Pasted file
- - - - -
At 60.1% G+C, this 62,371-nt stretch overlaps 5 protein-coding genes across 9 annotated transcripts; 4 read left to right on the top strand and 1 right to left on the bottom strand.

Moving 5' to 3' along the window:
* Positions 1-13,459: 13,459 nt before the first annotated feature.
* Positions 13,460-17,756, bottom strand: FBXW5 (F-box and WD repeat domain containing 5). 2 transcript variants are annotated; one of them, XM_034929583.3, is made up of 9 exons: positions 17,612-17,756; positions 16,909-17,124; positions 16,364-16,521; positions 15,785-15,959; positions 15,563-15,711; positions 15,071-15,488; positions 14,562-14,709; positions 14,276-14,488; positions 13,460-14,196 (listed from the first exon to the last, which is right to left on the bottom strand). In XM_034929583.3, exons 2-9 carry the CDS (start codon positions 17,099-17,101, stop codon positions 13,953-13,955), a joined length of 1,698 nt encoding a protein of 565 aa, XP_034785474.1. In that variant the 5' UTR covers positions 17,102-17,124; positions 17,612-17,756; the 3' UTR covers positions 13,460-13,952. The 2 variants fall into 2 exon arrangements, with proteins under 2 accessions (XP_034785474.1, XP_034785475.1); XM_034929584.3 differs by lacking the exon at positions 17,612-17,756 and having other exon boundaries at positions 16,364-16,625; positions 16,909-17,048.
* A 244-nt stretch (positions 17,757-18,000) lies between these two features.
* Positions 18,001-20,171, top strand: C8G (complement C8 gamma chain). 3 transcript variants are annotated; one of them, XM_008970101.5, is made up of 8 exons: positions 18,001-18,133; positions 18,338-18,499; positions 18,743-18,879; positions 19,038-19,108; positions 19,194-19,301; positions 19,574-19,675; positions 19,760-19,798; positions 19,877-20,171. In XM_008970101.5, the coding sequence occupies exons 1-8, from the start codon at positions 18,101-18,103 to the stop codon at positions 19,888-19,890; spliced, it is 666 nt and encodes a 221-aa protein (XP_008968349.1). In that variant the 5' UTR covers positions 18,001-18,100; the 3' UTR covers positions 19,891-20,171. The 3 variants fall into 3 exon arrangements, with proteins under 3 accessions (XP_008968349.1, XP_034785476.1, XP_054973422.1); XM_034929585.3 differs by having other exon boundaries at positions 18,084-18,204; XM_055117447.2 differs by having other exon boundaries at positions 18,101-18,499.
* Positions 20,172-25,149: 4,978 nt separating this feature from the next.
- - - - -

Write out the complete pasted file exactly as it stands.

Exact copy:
At 60.1% G+C, this 62,371-nt stretch overlaps 5 protein-coding genes across 9 annotated transcripts; 4 read left to right on the top strand and 1 right to left on the bottom strand.

Moving 5' to 3' along the window:
* Positions 1-13,459: 13,459 nt before the first annotated feature.
* Positions 13,460-17,756, bottom strand: FBXW5 (F-box and WD repeat domain containing 5). 2 transcript variants are annotated; one of them, XM_034929583.3, is made up of 9 exons: positions 17,612-17,756; positions 16,909-17,124; positions 16,364-16,521; positions 15,785-15,959; positions 15,563-15,711; positions 15,071-15,488; positions 14,562-14,709; positions 14,276-14,488; positions 13,460-14,196 (listed from the first exon to the last, which is right to left on the bottom strand). In XM_034929583.3, exons 2-9 carry the CDS (start codon positions 17,099-17,101, stop codon positions 13,953-13,955), a joined length of 1,698 nt encoding a protein of 565 aa, XP_034785474.1. In that variant the 5' UTR covers positions 17,102-17,124; positions 17,612-17,756; the 3' UTR covers positions 13,460-13,952. The 2 variants fall into 2 exon arrangements, with proteins under 2 accessions (XP_034785474.1, XP_034785475.1); XM_034929584.3 differs by lacking the exon at positions 17,612-17,756 and having other exon boundaries at positions 16,364-16,625; positions 16,909-17,048.
* A 244-nt stretch (positions 17,757-18,000) lies between these two features.
* Positions 18,001-20,171, top strand: C8G (complement C8 gamma chain). 3 transcript variants are annotated; one of them, XM_008970101.5, is made up of 8 exons: positions 18,001-18,133; positions 18,338-18,499; positions 18,743-18,879; positions 19,038-19,108; positions 19,194-19,301; positions 19,574-19,675; positions 19,760-19,798; positions 19,877-20,171. In XM_008970101.5, the coding sequence occupies exons 1-8, from the start codon at positions 18,101-18,103 to the stop codon at positions 19,888-19,890; spliced, it is 666 nt and encodes a 221-aa protein (XP_008968349.1). In that variant the 5' UTR covers positions 18,001-18,100; the 3' UTR covers positions 19,891-20,171. The 3 variants fall into 3 exon arrangements, with proteins under 3 accessions (XP_008968349.1, XP_034785476.1, XP_054973422.1); XM_034929585.3 differs by having other exon boundaries at positions 18,084-18,204; XM_055117447.2 differs by having other exon boundaries at positions 18,101-18,499.
* Positions 20,172-25,149: 4,978 nt separating this feature from the next.